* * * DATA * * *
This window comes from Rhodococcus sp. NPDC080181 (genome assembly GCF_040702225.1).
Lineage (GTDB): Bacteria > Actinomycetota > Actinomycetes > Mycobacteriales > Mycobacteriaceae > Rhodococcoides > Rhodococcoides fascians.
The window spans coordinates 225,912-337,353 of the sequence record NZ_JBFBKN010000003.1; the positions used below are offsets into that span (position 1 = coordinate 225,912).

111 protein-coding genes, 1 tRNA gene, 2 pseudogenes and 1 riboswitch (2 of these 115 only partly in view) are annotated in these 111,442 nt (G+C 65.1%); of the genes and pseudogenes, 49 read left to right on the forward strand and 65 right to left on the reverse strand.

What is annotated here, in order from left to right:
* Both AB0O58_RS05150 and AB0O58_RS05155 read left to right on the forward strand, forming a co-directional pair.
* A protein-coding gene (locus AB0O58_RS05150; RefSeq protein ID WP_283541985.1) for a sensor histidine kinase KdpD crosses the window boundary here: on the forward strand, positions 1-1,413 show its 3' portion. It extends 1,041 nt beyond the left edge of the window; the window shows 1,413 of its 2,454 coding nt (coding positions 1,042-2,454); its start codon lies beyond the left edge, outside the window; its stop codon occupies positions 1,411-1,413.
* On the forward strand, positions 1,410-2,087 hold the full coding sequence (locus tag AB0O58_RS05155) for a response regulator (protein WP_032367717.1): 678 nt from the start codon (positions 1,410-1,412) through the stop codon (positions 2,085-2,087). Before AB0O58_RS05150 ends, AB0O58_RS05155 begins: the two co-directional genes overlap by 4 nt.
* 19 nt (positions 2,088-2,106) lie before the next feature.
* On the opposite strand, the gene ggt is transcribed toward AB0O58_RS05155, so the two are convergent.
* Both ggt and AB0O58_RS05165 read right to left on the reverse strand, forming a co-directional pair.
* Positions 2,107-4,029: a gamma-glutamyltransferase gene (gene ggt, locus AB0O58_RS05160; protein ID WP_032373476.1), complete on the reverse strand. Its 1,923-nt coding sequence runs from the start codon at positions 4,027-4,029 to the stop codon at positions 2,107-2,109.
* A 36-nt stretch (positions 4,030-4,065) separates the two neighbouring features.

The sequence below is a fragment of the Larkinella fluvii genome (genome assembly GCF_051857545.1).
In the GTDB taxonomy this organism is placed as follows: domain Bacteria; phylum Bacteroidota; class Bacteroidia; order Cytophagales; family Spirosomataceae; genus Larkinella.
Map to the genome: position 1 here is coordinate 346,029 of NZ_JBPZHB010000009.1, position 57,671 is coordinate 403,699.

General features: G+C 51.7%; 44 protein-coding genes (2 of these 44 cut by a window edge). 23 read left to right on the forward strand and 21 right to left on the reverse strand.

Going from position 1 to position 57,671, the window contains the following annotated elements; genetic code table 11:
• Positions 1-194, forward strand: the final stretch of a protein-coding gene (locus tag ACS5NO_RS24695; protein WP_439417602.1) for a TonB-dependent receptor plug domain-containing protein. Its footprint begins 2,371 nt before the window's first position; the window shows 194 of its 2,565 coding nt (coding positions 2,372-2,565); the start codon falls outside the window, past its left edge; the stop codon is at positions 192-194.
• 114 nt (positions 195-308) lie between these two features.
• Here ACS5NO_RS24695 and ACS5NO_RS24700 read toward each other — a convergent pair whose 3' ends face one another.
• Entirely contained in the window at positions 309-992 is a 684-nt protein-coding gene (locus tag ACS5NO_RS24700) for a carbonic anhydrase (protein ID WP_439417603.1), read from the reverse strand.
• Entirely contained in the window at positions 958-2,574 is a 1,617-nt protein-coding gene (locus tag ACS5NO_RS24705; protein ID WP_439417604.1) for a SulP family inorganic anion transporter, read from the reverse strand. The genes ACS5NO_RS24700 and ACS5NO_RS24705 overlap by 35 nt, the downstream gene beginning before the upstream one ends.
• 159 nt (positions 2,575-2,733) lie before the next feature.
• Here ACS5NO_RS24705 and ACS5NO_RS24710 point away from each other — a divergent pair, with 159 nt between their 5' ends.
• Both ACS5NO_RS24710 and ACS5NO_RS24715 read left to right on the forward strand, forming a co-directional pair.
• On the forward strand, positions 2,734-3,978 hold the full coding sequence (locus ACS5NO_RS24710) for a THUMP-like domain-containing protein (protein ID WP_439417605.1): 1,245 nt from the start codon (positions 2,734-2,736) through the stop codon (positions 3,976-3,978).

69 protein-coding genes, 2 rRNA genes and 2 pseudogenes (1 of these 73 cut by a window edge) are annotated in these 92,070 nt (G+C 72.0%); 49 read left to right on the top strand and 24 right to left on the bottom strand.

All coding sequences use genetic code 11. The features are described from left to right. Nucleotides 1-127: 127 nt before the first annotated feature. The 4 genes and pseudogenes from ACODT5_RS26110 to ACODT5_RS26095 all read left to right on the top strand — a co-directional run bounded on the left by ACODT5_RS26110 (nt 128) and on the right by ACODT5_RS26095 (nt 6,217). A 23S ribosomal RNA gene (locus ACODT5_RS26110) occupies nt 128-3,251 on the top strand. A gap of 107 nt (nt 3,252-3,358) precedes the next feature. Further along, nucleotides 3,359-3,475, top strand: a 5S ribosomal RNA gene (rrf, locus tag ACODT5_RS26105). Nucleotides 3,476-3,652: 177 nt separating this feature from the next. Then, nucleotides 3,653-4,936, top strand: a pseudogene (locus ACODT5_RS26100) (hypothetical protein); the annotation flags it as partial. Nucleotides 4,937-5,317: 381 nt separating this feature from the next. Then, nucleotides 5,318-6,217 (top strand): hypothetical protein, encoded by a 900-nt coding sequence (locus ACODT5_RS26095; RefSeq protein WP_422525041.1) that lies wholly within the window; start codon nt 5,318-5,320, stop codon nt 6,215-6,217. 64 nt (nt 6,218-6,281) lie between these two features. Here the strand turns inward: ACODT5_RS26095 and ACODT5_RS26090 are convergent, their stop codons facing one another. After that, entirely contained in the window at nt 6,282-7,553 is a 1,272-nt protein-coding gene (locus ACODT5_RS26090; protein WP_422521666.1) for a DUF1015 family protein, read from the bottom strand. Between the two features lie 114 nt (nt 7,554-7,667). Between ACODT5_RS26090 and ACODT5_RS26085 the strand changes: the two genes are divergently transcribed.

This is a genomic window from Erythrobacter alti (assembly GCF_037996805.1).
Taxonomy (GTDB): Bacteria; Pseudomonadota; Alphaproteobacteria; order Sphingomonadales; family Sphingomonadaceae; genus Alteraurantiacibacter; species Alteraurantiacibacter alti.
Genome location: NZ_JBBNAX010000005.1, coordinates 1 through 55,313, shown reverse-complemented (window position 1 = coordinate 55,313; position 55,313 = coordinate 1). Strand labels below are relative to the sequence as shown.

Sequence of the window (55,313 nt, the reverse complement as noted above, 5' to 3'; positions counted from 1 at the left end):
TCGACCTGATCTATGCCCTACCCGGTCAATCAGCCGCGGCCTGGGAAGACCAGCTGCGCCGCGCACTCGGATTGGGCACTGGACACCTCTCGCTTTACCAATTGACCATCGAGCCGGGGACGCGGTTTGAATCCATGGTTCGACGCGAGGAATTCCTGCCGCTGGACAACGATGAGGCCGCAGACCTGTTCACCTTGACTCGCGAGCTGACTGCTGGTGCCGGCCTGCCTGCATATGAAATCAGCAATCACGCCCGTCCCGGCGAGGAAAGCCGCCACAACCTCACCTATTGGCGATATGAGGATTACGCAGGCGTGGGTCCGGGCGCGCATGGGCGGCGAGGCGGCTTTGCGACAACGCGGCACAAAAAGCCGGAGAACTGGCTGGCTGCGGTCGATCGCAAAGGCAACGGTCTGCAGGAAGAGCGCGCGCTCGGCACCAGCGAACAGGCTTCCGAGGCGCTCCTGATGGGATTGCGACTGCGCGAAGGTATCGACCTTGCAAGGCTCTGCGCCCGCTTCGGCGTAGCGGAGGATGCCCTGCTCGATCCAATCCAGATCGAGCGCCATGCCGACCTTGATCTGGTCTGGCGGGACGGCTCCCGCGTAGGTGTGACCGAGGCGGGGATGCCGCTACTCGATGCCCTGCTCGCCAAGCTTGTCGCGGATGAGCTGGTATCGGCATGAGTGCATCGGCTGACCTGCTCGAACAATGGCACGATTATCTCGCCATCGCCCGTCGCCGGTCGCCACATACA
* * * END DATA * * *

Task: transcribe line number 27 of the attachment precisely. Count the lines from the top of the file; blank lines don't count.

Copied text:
• On the forward strand, positions 2,734-3,978 hold the full coding sequence (locus ACS5NO_RS24710) for a THUMP-like domain-containing protein (protein ID WP_439417605.1): 1,245 nt from the start codon (positions 2,734-2,736) through the stop codon (positions 3,976-3,978).